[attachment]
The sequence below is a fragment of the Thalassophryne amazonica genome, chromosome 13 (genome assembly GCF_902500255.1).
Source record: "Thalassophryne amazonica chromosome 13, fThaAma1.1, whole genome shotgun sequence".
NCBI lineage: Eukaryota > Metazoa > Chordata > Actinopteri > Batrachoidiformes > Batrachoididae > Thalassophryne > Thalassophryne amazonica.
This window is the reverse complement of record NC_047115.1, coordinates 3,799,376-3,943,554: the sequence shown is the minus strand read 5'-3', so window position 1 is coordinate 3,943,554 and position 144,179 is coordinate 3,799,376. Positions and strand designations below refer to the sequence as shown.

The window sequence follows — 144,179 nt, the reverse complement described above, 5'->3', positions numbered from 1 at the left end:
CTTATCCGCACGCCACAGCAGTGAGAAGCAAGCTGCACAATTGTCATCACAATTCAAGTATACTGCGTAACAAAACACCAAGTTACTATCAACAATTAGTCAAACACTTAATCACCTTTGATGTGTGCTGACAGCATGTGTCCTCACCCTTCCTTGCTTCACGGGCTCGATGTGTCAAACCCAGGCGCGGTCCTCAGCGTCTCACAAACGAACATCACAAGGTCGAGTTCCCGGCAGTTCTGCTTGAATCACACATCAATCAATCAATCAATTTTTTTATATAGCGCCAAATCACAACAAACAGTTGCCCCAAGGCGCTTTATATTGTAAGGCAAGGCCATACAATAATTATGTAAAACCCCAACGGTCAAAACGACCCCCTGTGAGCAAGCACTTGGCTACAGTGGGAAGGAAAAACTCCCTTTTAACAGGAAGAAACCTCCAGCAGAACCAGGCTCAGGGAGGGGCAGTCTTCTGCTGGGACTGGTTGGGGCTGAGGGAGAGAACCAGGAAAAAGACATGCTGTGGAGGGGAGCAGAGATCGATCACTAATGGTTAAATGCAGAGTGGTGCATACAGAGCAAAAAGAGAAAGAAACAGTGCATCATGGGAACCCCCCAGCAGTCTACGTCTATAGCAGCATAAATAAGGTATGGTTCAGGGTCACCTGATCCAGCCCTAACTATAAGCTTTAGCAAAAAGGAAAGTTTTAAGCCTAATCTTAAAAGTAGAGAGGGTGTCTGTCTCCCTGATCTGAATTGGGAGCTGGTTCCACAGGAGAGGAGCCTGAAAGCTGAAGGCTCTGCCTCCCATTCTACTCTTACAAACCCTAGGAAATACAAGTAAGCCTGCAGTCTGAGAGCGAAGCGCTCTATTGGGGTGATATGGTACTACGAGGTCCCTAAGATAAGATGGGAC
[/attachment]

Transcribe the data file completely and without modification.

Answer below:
The sequence below is a fragment of the Thalassophryne amazonica genome, chromosome 13 (genome assembly GCF_902500255.1).
Source record: "Thalassophryne amazonica chromosome 13, fThaAma1.1, whole genome shotgun sequence".
NCBI lineage: Eukaryota > Metazoa > Chordata > Actinopteri > Batrachoidiformes > Batrachoididae > Thalassophryne > Thalassophryne amazonica.
This window is the reverse complement of record NC_047115.1, coordinates 3,799,376-3,943,554: the sequence shown is the minus strand read 5'-3', so window position 1 is coordinate 3,943,554 and position 144,179 is coordinate 3,799,376. Positions and strand designations below refer to the sequence as shown.

The window sequence follows — 144,179 nt, the reverse complement described above, 5'->3', positions numbered from 1 at the left end:
CTTATCCGCACGCCACAGCAGTGAGAAGCAAGCTGCACAATTGTCATCACAATTCAAGTATACTGCGTAACAAAACACCAAGTTACTATCAACAATTAGTCAAACACTTAATCACCTTTGATGTGTGCTGACAGCATGTGTCCTCACCCTTCCTTGCTTCACGGGCTCGATGTGTCAAACCCAGGCGCGGTCCTCAGCGTCTCACAAACGAACATCACAAGGTCGAGTTCCCGGCAGTTCTGCTTGAATCACACATCAATCAATCAATCAATTTTTTTATATAGCGCCAAATCACAACAAACAGTTGCCCCAAGGCGCTTTATATTGTAAGGCAAGGCCATACAATAATTATGTAAAACCCCAACGGTCAAAACGACCCCCTGTGAGCAAGCACTTGGCTACAGTGGGAAGGAAAAACTCCCTTTTAACAGGAAGAAACCTCCAGCAGAACCAGGCTCAGGGAGGGGCAGTCTTCTGCTGGGACTGGTTGGGGCTGAGGGAGAGAACCAGGAAAAAGACATGCTGTGGAGGGGAGCAGAGATCGATCACTAATGGTTAAATGCAGAGTGGTGCATACAGAGCAAAAAGAGAAAGAAACAGTGCATCATGGGAACCCCCCAGCAGTCTACGTCTATAGCAGCATAAATAAGGTATGGTTCAGGGTCACCTGATCCAGCCCTAACTATAAGCTTTAGCAAAAAGGAAAGTTTTAAGCCTAATCTTAAAAGTAGAGAGGGTGTCTGTCTCCCTGATCTGAATTGGGAGCTGGTTCCACAGGAGAGGAGCCTGAAAGCTGAAGGCTCTGCCTCCCATTCTACTCTTACAAACCCTAGGAAATACAAGTAAGCCTGCAGTCTGAGAGCGAAGCGCTCTATTGGGGTGATATGGTACTACGAGGTCCCTAAGATAAGATGGGAC